Licorice (Glycyrrhiza glabra)

True licorice is an uncommon treat. It is rare to find licorice candy that is still flavored with licorice root. Most manufacturers use anise or artificial flavorings instead. For Alexander the Great however, there was no substitute for simply chewing on a piece of dried licorice root. The Egyptians taught Alexander the Great about how this root was not only an excellent healer but abated the thirst of soldiers and left them energized for battle. The fact that licorice is surprisingly tasty made it easier to convince his troops to comply.

Licorice

Often called sweetwood, licorice contains an alkaloid called glycyrrhizin which is 50 times sweeter than sugar. This constituent holds the secret to licorice’s long list of healing properties. Commonly used to soothe coughs and upset stomachs, this plant has powerful anti-inflammatory properties that also come in handy for everyday aches and pains.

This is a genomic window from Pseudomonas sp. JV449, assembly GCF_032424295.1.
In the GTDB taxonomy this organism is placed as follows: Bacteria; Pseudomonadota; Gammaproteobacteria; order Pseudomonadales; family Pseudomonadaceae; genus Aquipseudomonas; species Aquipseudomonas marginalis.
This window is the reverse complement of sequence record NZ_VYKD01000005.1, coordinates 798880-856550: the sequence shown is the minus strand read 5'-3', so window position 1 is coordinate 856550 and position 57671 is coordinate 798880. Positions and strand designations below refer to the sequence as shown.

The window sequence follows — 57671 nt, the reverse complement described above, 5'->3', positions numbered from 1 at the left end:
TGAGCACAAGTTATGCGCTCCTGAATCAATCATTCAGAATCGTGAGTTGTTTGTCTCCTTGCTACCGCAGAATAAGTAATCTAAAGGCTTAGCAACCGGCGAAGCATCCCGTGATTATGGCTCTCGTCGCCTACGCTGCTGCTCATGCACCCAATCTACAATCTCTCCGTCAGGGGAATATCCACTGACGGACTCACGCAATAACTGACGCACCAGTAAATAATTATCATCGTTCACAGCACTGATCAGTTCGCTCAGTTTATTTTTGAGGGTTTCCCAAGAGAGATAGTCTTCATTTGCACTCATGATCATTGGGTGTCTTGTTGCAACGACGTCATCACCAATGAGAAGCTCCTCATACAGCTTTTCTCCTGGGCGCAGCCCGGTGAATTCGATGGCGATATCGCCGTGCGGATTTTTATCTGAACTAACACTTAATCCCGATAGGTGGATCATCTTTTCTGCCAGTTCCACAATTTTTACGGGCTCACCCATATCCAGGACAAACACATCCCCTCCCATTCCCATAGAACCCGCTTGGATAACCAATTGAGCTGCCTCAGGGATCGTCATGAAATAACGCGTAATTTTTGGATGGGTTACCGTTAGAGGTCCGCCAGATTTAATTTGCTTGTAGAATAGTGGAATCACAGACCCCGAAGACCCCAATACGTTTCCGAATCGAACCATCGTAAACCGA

The glycyrrhizin herbalists rely on is a double edged sword. This alkaloid also retains sodium in the body at the same time dismissing potassium through the kidneys. These actions can increase blood pressure so deglycyrrhized licorice (DGL) is now available at pharmacies and health food stores.

Licorice has a vast amount of properties that conquer viruses, bacteria and fungus that invade the body. This was the battleground that Alexander the Great was fighting on with licorice as a weapon. He knew that a healthy army was a powerful army. His soldier’s probably didn’t care as long as they had a good excuse to chew the sweet treat known as licorice.

Author – Sue Sierralupe

Originally published as The Pocket Herbal on The Practical Herbalist website

Find this and other plant histories in Sue’s e-book “The Pocket Herbal – Medicinal Plants that Changed the World”

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